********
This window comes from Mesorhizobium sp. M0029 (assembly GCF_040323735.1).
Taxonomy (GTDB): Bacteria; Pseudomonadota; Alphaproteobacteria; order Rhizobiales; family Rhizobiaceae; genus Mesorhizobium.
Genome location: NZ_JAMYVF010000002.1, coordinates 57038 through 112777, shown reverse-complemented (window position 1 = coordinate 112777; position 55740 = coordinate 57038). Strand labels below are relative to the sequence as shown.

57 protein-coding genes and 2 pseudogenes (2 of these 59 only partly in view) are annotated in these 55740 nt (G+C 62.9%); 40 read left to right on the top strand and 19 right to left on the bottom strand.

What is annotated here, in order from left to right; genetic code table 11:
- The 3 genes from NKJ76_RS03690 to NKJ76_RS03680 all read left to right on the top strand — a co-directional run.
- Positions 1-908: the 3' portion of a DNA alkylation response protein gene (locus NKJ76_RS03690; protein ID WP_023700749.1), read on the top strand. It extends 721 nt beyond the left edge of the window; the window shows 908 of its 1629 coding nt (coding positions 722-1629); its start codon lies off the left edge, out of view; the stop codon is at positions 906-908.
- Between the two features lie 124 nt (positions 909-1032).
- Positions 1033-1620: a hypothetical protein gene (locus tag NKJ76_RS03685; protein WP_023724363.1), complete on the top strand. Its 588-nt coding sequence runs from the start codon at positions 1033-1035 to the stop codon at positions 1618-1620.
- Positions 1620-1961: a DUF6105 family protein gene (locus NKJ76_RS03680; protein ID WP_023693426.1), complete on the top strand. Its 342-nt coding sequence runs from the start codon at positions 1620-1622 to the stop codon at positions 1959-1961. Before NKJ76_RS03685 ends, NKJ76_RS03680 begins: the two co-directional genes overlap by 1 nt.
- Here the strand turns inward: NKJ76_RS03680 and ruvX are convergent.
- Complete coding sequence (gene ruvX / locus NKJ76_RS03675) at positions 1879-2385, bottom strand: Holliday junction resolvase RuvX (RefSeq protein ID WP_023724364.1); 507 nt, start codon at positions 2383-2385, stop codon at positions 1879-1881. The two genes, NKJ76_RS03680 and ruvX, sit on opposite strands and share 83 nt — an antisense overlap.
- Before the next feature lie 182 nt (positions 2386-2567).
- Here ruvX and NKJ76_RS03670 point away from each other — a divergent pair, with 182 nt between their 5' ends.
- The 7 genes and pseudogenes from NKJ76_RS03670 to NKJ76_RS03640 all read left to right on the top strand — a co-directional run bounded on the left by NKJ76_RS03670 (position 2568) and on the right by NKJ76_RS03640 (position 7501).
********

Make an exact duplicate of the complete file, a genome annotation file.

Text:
This window comes from Mesorhizobium sp. M0029 (assembly GCF_040323735.1).
Taxonomy (GTDB): Bacteria; Pseudomonadota; Alphaproteobacteria; order Rhizobiales; family Rhizobiaceae; genus Mesorhizobium.
Genome location: NZ_JAMYVF010000002.1, coordinates 57038 through 112777, shown reverse-complemented (window position 1 = coordinate 112777; position 55740 = coordinate 57038). Strand labels below are relative to the sequence as shown.

57 protein-coding genes and 2 pseudogenes (2 of these 59 only partly in view) are annotated in these 55740 nt (G+C 62.9%); 40 read left to right on the top strand and 19 right to left on the bottom strand.

What is annotated here, in order from left to right; genetic code table 11:
- The 3 genes from NKJ76_RS03690 to NKJ76_RS03680 all read left to right on the top strand — a co-directional run.
- Positions 1-908: the 3' portion of a DNA alkylation response protein gene (locus NKJ76_RS03690; protein ID WP_023700749.1), read on the top strand. It extends 721 nt beyond the left edge of the window; the window shows 908 of its 1629 coding nt (coding positions 722-1629); its start codon lies off the left edge, out of view; the stop codon is at positions 906-908.
- Between the two features lie 124 nt (positions 909-1032).
- Positions 1033-1620: a hypothetical protein gene (locus tag NKJ76_RS03685; protein WP_023724363.1), complete on the top strand. Its 588-nt coding sequence runs from the start codon at positions 1033-1035 to the stop codon at positions 1618-1620.
- Positions 1620-1961: a DUF6105 family protein gene (locus NKJ76_RS03680; protein ID WP_023693426.1), complete on the top strand. Its 342-nt coding sequence runs from the start codon at positions 1620-1622 to the stop codon at positions 1959-1961. Before NKJ76_RS03685 ends, NKJ76_RS03680 begins: the two co-directional genes overlap by 1 nt.
- Here the strand turns inward: NKJ76_RS03680 and ruvX are convergent.
- Complete coding sequence (gene ruvX / locus NKJ76_RS03675) at positions 1879-2385, bottom strand: Holliday junction resolvase RuvX (RefSeq protein ID WP_023724364.1); 507 nt, start codon at positions 2383-2385, stop codon at positions 1879-1881. The two genes, NKJ76_RS03680 and ruvX, sit on opposite strands and share 83 nt — an antisense overlap.
- Before the next feature lie 182 nt (positions 2386-2567).
- Here ruvX and NKJ76_RS03670 point away from each other — a divergent pair, with 182 nt between their 5' ends.
- The 7 genes and pseudogenes from NKJ76_RS03670 to NKJ76_RS03640 all read left to right on the top strand — a co-directional run bounded on the left by NKJ76_RS03670 (position 2568) and on the right by NKJ76_RS03640 (position 7501).